# The diagonals of a parallelogram intersect at 42 degree angle and have lengths 12 and 7cm. How do you find the lengths of the sides of the parallelogram? See diagram.

Nov 3, 2016

The sides measure $4.13 \text{ cm.}$ and $15.35 \text{ cm.}$.

#### Explanation:

We know the length of BD and of AC. However, we don't have an angle that is on the exterior (ex BDC, BCD or DBC), so we don't have enough information to use Cosine's Law. We will approach this problem by a different approach.

We know, by the properties of the parallelogram, that diagonals are cut into two equal parts at the point of intersection. Hence, if $A C = 12 \text{ cm}$, then $E C = 6 \text{ cm}$. Similarly, if $B D = 7 \text{ cm}$, then $B E = 3.5 \text{ cm}$.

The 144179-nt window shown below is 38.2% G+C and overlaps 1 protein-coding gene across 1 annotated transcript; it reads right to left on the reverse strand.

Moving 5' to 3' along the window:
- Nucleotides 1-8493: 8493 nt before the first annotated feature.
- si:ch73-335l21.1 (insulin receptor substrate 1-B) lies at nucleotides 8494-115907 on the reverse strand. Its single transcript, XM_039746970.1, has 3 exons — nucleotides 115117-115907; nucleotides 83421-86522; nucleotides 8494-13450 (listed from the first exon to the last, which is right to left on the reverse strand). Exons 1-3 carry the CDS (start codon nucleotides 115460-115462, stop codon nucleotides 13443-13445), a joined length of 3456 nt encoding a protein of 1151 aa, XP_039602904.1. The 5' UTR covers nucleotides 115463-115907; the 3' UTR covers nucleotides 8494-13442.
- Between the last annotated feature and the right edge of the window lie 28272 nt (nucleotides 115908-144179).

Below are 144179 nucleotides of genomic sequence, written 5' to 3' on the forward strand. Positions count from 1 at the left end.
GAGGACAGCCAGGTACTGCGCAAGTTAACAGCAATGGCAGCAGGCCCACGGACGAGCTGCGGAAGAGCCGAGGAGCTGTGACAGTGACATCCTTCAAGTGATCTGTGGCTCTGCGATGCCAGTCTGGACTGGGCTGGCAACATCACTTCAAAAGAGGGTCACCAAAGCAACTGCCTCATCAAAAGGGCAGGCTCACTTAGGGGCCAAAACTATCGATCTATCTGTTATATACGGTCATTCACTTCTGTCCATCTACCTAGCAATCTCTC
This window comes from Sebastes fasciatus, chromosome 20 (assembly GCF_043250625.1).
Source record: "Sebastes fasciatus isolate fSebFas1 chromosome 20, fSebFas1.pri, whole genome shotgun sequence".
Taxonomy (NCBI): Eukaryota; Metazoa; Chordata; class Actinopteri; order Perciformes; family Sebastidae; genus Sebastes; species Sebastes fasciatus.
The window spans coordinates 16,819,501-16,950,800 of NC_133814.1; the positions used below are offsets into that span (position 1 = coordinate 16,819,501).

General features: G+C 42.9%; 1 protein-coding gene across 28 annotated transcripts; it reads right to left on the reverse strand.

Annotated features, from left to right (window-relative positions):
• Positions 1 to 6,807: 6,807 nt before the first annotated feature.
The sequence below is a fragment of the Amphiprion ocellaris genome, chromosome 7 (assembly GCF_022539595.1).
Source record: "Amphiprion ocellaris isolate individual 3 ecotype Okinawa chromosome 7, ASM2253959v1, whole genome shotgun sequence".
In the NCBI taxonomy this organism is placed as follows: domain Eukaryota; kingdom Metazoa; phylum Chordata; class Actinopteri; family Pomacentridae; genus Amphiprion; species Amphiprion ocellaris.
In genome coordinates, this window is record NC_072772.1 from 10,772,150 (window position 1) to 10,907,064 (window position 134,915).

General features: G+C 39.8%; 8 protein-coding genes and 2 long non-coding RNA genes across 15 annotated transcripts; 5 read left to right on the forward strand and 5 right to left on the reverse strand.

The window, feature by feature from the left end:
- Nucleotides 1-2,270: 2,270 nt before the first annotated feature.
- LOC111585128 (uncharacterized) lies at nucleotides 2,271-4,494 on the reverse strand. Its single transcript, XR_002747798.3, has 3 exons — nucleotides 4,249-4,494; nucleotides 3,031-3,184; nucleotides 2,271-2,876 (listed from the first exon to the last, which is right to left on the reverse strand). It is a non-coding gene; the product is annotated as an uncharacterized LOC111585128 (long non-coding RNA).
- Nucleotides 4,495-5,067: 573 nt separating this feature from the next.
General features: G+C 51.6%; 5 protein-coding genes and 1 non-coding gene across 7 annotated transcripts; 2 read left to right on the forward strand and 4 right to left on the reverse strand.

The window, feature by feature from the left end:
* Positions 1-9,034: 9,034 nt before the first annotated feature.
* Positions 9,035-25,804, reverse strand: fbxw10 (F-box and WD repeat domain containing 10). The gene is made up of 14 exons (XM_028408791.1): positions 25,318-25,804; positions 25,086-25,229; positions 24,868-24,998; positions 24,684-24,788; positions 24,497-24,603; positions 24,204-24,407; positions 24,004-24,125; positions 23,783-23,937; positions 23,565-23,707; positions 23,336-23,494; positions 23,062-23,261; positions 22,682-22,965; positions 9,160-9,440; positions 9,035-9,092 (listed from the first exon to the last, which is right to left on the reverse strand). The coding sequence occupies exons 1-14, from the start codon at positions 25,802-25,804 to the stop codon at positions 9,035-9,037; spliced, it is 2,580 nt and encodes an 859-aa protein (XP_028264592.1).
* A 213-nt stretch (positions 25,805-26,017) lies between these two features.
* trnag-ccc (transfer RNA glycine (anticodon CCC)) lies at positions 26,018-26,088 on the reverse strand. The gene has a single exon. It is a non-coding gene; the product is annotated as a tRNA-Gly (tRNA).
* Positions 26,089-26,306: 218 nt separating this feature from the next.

We can now use the Law of Cosines to solve for side $B C$.

$B {C}^{2} = E {C}^{2} + B {E}^{2} - 2 \left(E C\right) \left(B E\right) \cos \angle B E C$

BC^2 = 6^2 + 3.5^2 - (2 xx 6 xx 3.5 xx cos(42˚))

$B C \cong 4.13 \text{ cm.}$

To find the length of $D C$, we can use the property that $\angle B E C$ and $\angle D E C$ are supplementary, or their sum is 180˚.

/_BEC + /_DEC = 180˚

42˚ + /_DEC = 180˚

/_DEC = 138˚

Since $B E = E D$, we can use the Law of Cosine's once more.

$D {C}^{2} = D {E}^{2} + E {C}^{2} - \left(2 \times D E \times E C \times \cos \left(\angle D E C\right)\right)$

DC^2 = 3.5^2 + 6^2 - (2 xx 3.5 xx 6 xx cos(138˚))

$D C \cong 15.35 \text{ cm.}$

Hence, the two sides of the parallelogram measure $4.13 \text{ cm.}$ and $15.35 \text{ cm.}$.

Hopefully this helps!